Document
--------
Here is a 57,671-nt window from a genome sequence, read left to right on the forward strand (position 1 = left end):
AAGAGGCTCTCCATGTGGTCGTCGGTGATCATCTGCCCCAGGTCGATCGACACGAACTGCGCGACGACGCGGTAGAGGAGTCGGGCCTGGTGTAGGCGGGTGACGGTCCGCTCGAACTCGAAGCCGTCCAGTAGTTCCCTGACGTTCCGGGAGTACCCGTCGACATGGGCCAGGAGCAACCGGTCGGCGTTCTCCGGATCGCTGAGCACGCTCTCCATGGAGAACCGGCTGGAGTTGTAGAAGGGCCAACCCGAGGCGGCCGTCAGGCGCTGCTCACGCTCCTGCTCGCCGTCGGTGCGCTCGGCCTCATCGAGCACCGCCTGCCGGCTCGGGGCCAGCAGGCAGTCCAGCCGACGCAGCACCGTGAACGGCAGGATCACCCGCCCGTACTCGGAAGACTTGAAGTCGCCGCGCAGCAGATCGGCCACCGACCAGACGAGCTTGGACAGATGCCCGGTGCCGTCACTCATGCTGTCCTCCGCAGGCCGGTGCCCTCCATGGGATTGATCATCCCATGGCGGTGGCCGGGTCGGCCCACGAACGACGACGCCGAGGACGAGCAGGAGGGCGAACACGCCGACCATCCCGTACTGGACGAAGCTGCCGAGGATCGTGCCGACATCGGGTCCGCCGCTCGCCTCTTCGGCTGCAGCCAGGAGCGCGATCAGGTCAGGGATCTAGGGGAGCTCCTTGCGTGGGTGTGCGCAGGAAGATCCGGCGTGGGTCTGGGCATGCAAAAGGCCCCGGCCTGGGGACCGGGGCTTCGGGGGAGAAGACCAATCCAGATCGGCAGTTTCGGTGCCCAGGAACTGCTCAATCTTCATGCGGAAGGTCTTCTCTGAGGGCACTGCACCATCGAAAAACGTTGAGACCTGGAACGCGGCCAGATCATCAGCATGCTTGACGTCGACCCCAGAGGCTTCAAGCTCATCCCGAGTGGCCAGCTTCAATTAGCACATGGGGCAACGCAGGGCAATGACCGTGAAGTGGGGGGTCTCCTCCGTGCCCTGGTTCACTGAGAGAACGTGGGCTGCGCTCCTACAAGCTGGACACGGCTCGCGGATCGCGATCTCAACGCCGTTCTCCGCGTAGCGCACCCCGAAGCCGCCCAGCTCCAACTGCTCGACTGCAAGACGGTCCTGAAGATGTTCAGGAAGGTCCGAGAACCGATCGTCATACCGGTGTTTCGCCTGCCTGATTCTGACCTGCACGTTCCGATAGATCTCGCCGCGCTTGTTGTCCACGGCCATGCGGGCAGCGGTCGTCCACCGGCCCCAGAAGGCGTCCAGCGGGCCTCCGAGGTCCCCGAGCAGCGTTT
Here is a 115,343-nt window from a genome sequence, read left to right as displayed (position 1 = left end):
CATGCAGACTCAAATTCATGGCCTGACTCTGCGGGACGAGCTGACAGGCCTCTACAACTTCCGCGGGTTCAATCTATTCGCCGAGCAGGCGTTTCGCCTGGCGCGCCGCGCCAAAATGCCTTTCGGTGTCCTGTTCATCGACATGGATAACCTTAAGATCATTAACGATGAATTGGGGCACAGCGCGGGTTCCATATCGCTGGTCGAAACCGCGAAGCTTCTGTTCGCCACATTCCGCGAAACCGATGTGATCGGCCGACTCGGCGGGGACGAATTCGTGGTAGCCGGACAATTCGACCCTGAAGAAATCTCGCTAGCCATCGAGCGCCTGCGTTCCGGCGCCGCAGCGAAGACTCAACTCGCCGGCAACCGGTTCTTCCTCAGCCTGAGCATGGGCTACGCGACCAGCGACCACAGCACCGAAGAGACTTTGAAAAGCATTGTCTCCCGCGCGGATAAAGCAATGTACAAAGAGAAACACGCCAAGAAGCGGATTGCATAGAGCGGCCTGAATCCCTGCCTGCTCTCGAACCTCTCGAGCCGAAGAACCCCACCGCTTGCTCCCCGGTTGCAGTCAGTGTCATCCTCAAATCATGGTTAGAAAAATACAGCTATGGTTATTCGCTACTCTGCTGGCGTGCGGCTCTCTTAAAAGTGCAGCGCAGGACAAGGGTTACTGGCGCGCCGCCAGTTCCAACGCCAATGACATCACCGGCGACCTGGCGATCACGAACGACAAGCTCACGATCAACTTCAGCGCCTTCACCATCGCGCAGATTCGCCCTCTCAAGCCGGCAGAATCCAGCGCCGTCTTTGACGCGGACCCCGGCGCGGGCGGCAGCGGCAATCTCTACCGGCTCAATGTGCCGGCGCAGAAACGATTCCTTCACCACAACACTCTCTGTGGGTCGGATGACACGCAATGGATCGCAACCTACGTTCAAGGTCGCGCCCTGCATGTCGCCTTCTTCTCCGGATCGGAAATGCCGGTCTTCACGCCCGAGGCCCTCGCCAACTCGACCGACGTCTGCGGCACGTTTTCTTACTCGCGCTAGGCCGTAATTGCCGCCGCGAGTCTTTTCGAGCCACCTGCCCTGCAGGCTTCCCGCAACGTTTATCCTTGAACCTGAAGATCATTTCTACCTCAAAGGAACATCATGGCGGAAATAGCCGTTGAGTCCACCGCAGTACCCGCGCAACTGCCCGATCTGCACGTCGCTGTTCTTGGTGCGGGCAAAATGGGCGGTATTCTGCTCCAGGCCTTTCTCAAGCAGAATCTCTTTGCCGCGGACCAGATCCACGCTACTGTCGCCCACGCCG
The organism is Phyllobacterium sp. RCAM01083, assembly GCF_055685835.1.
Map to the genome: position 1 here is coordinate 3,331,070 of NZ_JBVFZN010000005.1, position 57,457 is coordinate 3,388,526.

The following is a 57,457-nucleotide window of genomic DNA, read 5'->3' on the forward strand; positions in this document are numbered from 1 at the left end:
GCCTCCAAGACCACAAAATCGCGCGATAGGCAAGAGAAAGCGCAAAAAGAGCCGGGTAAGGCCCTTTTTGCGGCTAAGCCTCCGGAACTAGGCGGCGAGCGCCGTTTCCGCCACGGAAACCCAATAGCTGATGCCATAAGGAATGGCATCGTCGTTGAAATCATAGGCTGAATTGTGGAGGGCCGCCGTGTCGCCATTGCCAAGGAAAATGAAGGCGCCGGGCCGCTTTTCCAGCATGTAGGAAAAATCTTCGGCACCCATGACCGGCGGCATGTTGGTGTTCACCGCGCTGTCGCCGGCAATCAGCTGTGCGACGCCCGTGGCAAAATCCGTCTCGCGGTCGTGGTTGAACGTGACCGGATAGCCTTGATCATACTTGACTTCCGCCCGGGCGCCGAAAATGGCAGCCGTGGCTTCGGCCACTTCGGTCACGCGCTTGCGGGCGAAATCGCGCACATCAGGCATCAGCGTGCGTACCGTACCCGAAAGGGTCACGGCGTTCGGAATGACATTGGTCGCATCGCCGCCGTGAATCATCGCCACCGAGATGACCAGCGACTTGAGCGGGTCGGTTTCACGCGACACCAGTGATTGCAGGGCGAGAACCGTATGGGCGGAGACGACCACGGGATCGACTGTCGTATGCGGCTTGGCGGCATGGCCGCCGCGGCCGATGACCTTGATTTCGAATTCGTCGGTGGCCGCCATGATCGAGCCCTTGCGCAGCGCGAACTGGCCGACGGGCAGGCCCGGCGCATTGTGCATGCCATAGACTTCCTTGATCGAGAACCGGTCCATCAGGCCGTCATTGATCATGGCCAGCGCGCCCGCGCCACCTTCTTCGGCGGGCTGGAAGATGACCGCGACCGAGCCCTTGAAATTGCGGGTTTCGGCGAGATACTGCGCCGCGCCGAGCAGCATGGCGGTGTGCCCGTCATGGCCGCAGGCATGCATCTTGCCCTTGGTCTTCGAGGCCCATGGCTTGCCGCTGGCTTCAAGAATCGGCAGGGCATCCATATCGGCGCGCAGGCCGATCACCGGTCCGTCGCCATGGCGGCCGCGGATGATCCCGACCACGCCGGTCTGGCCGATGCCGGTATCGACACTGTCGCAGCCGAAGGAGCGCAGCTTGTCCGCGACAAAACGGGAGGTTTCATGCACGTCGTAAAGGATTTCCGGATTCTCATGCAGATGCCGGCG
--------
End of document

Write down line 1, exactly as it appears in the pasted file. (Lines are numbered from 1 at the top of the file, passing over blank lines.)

Here is a 57,671-nt window from a genome sequence, read left to right on the forward strand (position 1 = left end):